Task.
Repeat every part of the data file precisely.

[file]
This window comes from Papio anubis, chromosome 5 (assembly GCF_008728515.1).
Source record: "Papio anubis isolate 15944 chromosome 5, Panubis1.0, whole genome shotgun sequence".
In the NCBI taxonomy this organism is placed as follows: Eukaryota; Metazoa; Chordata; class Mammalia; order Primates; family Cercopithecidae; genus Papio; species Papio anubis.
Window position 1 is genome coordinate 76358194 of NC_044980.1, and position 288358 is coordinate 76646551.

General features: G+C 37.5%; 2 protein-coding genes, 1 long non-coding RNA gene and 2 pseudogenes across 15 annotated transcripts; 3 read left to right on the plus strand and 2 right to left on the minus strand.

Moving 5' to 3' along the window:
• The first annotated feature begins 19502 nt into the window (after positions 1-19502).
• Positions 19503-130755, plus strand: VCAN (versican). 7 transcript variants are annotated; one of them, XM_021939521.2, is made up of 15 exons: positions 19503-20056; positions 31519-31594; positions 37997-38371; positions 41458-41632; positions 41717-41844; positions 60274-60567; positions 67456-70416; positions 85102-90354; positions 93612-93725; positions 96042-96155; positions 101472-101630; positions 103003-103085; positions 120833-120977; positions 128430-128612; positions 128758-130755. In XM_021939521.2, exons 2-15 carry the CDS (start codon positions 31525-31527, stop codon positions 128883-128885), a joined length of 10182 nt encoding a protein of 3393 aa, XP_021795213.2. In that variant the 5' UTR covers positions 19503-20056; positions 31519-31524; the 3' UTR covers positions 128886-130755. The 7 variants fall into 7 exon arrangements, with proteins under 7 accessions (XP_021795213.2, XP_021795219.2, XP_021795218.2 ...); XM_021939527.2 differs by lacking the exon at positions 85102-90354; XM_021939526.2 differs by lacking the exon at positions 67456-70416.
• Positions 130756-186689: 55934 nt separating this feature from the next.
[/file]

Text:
This window comes from Papio anubis, chromosome 5 (assembly GCF_008728515.1).
Source record: "Papio anubis isolate 15944 chromosome 5, Panubis1.0, whole genome shotgun sequence".
In the NCBI taxonomy this organism is placed as follows: Eukaryota; Metazoa; Chordata; class Mammalia; order Primates; family Cercopithecidae; genus Papio; species Papio anubis.
Window position 1 is genome coordinate 76358194 of NC_044980.1, and position 288358 is coordinate 76646551.

General features: G+C 37.5%; 2 protein-coding genes, 1 long non-coding RNA gene and 2 pseudogenes across 15 annotated transcripts; 3 read left to right on the plus strand and 2 right to left on the minus strand.

Moving 5' to 3' along the window:
• The first annotated feature begins 19502 nt into the window (after positions 1-19502).
• Positions 19503-130755, plus strand: VCAN (versican). 7 transcript variants are annotated; one of them, XM_021939521.2, is made up of 15 exons: positions 19503-20056; positions 31519-31594; positions 37997-38371; positions 41458-41632; positions 41717-41844; positions 60274-60567; positions 67456-70416; positions 85102-90354; positions 93612-93725; positions 96042-96155; positions 101472-101630; positions 103003-103085; positions 120833-120977; positions 128430-128612; positions 128758-130755. In XM_021939521.2, exons 2-15 carry the CDS (start codon positions 31525-31527, stop codon positions 128883-128885), a joined length of 10182 nt encoding a protein of 3393 aa, XP_021795213.2. In that variant the 5' UTR covers positions 19503-20056; positions 31519-31524; the 3' UTR covers positions 128886-130755. The 7 variants fall into 7 exon arrangements, with proteins under 7 accessions (XP_021795213.2, XP_021795219.2, XP_021795218.2 ...); XM_021939527.2 differs by lacking the exon at positions 85102-90354; XM_021939526.2 differs by lacking the exon at positions 67456-70416.
• Positions 130756-186689: 55934 nt separating this feature from the next.